THERE ANY EVIDENCE THAT ENVIRONMENTAL PROTECTION WORKS?
by Whit Gibbons
November 2, 2008
I wrote about an email I got from someone who proposed eliminating all
wildlife that was a nuisance to anyone in any way. The following question
addresses the issue of protection for wildlife and the environment.
Q. We have
many environmental and conservation programs in this country. Can you
think of some examples of increased biodiversity, effective wildlife species
protection, or habitat improvements that have occurred in the past few
decades? In other words, does environmental protection work?
other interest groups, conservationists and environmentalists continually
need to justify their actions. So the question is a reasonable one.
too common and fairly easy to look at the downside of any environmental
issue. Many species have been forced to extinction during modern times
by the actions of humans. We continue to lose biodiversity in many regions
of the world on a consistent basis. But the question under consideration
is whether any positive strides have been made in environmental protection.
One of the
most obvious measures of success is the recovery of several U.S. species
that hovered on the brink of extinction less than four decades ago, before
Congress passed the Endangered Species Act (ESA) in 1973. For example,
enforcement of the ESA probably saved the American alligator. Its Asian
counterpart, the Chinese alligator, which did not have comparable protections,
is now virtually extinct; fewer than 200 individuals are estimated to
exist in the wild.
in the United States that have recovered to various degrees--or at least
not gone extinct--due to ESA protection are black-footed ferrets, bald
eagles, and California condors. Many other species also occur in greater
numbers and are more widespread than in earlier times. American buffalo
and whooping cranes persist today due to concerted conservation efforts.
Conditions for each of these species have improved greatly from the trajectory
of extermination they were once on. All are species that have benefited
from conservation measures directed at protecting a few remaining populations.
In terms of environmental protection, these are definite signs of improvement.
improvement relates to water quality. Prior to the Clean Water Act (CWA)
of 1972, I spent time on two rivers that I would probably not visit again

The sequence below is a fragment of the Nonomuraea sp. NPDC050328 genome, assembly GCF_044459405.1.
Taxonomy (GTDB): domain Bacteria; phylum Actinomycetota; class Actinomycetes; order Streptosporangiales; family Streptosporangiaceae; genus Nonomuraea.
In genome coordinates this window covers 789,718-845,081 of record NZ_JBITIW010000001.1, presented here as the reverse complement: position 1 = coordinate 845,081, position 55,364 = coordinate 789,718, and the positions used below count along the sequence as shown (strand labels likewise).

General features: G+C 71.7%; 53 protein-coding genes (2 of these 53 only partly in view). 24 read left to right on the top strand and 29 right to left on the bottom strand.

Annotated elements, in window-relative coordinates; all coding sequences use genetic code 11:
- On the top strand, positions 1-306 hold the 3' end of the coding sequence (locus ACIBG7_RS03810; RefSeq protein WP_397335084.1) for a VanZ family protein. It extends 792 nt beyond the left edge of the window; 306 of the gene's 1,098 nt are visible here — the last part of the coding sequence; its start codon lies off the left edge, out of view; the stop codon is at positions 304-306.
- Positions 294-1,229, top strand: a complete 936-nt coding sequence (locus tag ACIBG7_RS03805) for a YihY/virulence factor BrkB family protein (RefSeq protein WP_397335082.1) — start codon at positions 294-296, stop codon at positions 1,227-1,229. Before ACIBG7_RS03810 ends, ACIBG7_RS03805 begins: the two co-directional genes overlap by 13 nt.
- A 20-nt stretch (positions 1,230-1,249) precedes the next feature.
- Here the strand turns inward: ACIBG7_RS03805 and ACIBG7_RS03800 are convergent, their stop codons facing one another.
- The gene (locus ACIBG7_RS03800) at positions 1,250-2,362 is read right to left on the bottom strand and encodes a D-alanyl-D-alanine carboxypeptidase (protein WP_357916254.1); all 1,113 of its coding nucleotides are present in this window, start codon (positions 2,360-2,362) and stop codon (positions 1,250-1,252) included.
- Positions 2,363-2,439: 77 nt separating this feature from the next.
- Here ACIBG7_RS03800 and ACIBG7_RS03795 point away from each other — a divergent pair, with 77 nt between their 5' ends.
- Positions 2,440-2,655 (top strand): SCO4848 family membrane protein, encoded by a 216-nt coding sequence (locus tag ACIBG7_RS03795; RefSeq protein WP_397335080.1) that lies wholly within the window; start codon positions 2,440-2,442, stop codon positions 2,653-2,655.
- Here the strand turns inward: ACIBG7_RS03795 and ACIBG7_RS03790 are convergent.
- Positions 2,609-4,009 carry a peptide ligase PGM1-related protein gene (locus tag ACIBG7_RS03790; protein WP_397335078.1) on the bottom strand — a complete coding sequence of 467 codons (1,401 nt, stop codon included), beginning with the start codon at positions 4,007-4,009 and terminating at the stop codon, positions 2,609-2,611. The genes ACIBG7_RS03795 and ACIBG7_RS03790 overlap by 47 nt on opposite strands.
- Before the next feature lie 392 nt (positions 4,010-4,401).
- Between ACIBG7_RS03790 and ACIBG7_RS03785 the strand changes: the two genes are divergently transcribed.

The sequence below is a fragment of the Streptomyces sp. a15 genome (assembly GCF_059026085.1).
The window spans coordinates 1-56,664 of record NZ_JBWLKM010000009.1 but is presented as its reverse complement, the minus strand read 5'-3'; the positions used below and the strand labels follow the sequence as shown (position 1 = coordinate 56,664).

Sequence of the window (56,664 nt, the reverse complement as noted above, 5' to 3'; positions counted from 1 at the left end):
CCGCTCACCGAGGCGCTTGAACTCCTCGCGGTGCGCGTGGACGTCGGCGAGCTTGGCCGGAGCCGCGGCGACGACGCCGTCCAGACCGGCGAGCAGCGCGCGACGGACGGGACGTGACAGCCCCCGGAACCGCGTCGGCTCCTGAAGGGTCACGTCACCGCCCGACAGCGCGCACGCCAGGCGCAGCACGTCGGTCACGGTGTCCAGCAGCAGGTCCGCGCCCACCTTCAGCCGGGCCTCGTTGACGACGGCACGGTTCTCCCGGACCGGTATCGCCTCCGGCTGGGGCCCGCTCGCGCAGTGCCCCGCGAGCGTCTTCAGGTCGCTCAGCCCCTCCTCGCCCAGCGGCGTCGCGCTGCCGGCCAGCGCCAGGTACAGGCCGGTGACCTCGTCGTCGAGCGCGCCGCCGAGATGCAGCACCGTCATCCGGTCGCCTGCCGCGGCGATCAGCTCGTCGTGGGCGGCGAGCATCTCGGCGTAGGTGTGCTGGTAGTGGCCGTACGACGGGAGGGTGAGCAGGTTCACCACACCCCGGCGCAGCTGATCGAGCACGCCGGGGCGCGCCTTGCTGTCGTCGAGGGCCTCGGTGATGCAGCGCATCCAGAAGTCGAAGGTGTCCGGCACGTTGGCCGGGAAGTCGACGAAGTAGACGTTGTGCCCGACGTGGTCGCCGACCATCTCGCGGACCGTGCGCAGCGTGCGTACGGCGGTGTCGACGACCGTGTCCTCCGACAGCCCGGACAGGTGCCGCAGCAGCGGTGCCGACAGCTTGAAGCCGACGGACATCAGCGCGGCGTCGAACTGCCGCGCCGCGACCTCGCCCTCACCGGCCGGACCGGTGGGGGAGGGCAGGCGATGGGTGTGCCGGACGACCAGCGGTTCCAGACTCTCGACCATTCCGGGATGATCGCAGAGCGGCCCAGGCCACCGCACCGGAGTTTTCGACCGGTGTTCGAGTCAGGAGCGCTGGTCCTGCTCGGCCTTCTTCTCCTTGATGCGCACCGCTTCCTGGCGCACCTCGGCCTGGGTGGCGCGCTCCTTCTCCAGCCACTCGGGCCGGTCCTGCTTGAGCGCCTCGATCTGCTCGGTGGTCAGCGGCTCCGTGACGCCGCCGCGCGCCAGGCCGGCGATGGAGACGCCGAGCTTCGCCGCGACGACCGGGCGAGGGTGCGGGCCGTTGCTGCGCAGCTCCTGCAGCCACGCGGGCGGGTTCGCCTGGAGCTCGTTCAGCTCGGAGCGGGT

if they looked and smelled like they did then. One was the Black Warrior
River in Alabama, which was polluted by a paper mill and other industrial
wastes. The river today is far prettier and definitely smells better than
it did 30 years ago. Clearly that's an environmental improvement.
same lines, in the 1960s I was involved in a research project to test
water quality conditions of the Kalamazoo River in Michigan. Along one
stretch below the city, the river had more than 20 upstream paper mills!
I remember setting nets for fish from a boat in a gray-colored river that
had paper fibers floating throughout the water column. We never found
a single fish; we saw no birds or mammals; and we pulled up only bright
red, squirming midge larvae in the nets. Turtles were the only vertebrates
in this part of the Kalamazoo River, and their primary food was midge
I went back
to the same area in the late 1990s. In addition to seeing an otter and
a bald eagle nest with two babies, I saw people fishing from the bank.
The river looked clean and clear. Problems may still exist because of
contaminants that remain in the sediments, and perhaps locals are advised
not to eat the fish. But today's river conditions are unquestionably an
improvement from those 40 years ago.
are critical of restrictions placed on us by the federal government. But
without such farsighted and far-reaching laws as the ESA and CWA, our
water would not be as clean as it is today, and we would almost certainly
have lost many more species than we have.
So in response
to the question of whether we have made progress in protecting biodiversity,
wildlife, and our environment, the answer is clearly yes. Could we do
better? Certainly. Will we do so? The answer to that question is still
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